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Last Updated Friday 20th December 2013
BOOK REVIEW

The formation & operation of the US Army Small Ships in World War II

by Ernest A. Flint

Self-published: Coomba Park, NSW; 2013; 44pp.; KM $15 (paperback)

The United States Army Small Ships Section provided amphibious logistic support to General MacArthur’s armies in the South West Pacific Area, especially in New Guinea, but also in the Philippines, in World War II. Some ships also later served in Japan during the occupation. 1 he ships were mostly crewed by Australian civilians.

There have been two histories of the unit published previously, one in two editions Bill Lunney and Frank Finch (1998), Forgotten fleet: a history of the part played by Australian men and ships in the U.S. Army Small Ships Section in New Guinea, 1942-1945 (Forfleet Publishing: Medowie, NSW); Bill Lunney and Ruth Lunney (2004), Forgotten fleet 2: an updated and expanded history of the part played by Australian men and ships in the US Army Small Ships Section in New Guinea, 1942-45 (Forfleet Publishing: Medowie, NSW); and Ladislaw Reday (2004), The Raggle Taggle Fleet (US Army Small Ships Association: Coomba Park: NSW).

This A4 booklet is a supplement to both previous histories. It is a compilation of relevant material not available when the earlier histories were published and expands their scope to also embrace the Apprentice School which conducted a one-month course for 15-year-old boys at Walsh Bay, Sydney, prior to their deployment to Finschhafen as crewmen in late 1943; and the Repair and Maintenance Section, which not only supported the Small Ships Section in New Guinea, but also the Australian Army Water Transport, and small ships of the Australian and United States navies. It commences with a brief summary of the history of the Small Ships Section by the author. This introduction is followed by copies of a miscellany of relevant documents which have not been published previously.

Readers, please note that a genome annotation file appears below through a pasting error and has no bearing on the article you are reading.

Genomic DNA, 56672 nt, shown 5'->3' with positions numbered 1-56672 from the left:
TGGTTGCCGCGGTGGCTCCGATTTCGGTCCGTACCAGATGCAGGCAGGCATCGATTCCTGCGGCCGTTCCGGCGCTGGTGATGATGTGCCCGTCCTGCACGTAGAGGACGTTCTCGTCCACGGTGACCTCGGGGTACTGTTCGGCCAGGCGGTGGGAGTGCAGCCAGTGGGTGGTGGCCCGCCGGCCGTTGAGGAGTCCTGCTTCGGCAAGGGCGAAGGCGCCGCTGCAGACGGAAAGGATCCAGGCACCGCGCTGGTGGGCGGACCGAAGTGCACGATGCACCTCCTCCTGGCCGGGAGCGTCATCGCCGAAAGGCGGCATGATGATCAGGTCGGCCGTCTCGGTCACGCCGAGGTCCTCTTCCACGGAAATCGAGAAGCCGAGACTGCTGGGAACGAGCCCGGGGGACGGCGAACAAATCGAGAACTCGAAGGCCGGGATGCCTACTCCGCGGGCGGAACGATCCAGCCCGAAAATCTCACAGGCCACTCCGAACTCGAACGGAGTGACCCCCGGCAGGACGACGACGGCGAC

An Australian government inquiry in 2009 recommended that: “Australian civilian personnel who served in ships operated by the United States Army Small Ships Section between 1942 and 1945 be recognised as eligible for Australian or Imperial recognition for that service on the same basis as members of the Merchant Navy”. The author, however, is concerned that the Australian civilian crewmen of the Small Ships Section have received limited recognition to date from the Australian government for their service.

This booklet will appeal to historians of the period and descendants of Small Ships Section crewmen.

reviewed by David Leece…………………………………………………………………… XX

This A4 booklet is a supplement to two previous histories. It is a compilation of relevant material not available when the earlier histories were published; and includes copies of a miscellany of relevant documents which have not been published previously.